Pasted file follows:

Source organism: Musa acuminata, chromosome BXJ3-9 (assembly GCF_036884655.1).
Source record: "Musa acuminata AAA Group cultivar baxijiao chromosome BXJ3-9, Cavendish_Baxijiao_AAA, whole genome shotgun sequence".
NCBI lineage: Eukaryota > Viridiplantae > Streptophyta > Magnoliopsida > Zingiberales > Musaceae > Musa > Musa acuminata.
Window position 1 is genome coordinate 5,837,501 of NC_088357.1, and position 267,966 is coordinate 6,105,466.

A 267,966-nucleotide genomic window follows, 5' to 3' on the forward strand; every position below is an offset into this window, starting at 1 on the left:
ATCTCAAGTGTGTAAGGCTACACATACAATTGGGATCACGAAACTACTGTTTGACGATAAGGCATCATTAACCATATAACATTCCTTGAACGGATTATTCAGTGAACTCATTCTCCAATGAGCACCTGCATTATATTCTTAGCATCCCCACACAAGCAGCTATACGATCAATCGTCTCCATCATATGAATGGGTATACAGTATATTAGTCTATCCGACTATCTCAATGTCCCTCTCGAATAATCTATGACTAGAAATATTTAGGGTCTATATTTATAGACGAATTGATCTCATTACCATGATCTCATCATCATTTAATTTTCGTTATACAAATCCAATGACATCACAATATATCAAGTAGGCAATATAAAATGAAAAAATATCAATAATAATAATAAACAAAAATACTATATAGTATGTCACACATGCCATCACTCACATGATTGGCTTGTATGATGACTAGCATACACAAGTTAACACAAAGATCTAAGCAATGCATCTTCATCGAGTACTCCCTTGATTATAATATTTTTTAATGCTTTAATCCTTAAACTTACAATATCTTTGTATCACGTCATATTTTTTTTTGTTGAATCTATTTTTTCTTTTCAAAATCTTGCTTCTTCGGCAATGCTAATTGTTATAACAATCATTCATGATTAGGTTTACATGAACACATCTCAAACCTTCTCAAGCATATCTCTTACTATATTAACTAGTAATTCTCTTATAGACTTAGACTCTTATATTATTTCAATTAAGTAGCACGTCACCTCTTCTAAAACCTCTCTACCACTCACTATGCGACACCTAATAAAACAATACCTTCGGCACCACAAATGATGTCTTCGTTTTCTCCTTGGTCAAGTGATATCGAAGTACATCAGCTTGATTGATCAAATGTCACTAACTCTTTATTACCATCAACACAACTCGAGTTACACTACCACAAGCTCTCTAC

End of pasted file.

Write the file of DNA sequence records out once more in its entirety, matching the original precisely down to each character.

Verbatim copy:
Source organism: Musa acuminata, chromosome BXJ3-9 (assembly GCF_036884655.1).
Source record: "Musa acuminata AAA Group cultivar baxijiao chromosome BXJ3-9, Cavendish_Baxijiao_AAA, whole genome shotgun sequence".
NCBI lineage: Eukaryota > Viridiplantae > Streptophyta > Magnoliopsida > Zingiberales > Musaceae > Musa > Musa acuminata.
Window position 1 is genome coordinate 5,837,501 of NC_088357.1, and position 267,966 is coordinate 6,105,466.

A 267,966-nucleotide genomic window follows, 5' to 3' on the forward strand; every position below is an offset into this window, starting at 1 on the left:
ATCTCAAGTGTGTAAGGCTACACATACAATTGGGATCACGAAACTACTGTTTGACGATAAGGCATCATTAACCATATAACATTCCTTGAACGGATTATTCAGTGAACTCATTCTCCAATGAGCACCTGCATTATATTCTTAGCATCCCCACACAAGCAGCTATACGATCAATCGTCTCCATCATATGAATGGGTATACAGTATATTAGTCTATCCGACTATCTCAATGTCCCTCTCGAATAATCTATGACTAGAAATATTTAGGGTCTATATTTATAGACGAATTGATCTCATTACCATGATCTCATCATCATTTAATTTTCGTTATACAAATCCAATGACATCACAATATATCAAGTAGGCAATATAAAATGAAAAAATATCAATAATAATAATAAACAAAAATACTATATAGTATGTCACACATGCCATCACTCACATGATTGGCTTGTATGATGACTAGCATACACAAGTTAACACAAAGATCTAAGCAATGCATCTTCATCGAGTACTCCCTTGATTATAATATTTTTTAATGCTTTAATCCTTAAACTTACAATATCTTTGTATCACGTCATATTTTTTTTTGTTGAATCTATTTTTTCTTTTCAAAATCTTGCTTCTTCGGCAATGCTAATTGTTATAACAATCATTCATGATTAGGTTTACATGAACACATCTCAAACCTTCTCAAGCATATCTCTTACTATATTAACTAGTAATTCTCTTATAGACTTAGACTCTTATATTATTTCAATTAAGTAGCACGTCACCTCTTCTAAAACCTCTCTACCACTCACTATGCGACACCTAATAAAACAATACCTTCGGCACCACAAATGATGTCTTCGTTTTCTCCTTGGTCAAGTGATATCGAAGTACATCAGCTTGATTGATCAAATGTCACTAACTCTTTATTACCATCAACACAACTCGAGTTACACTACCACAAGCTCTCTAC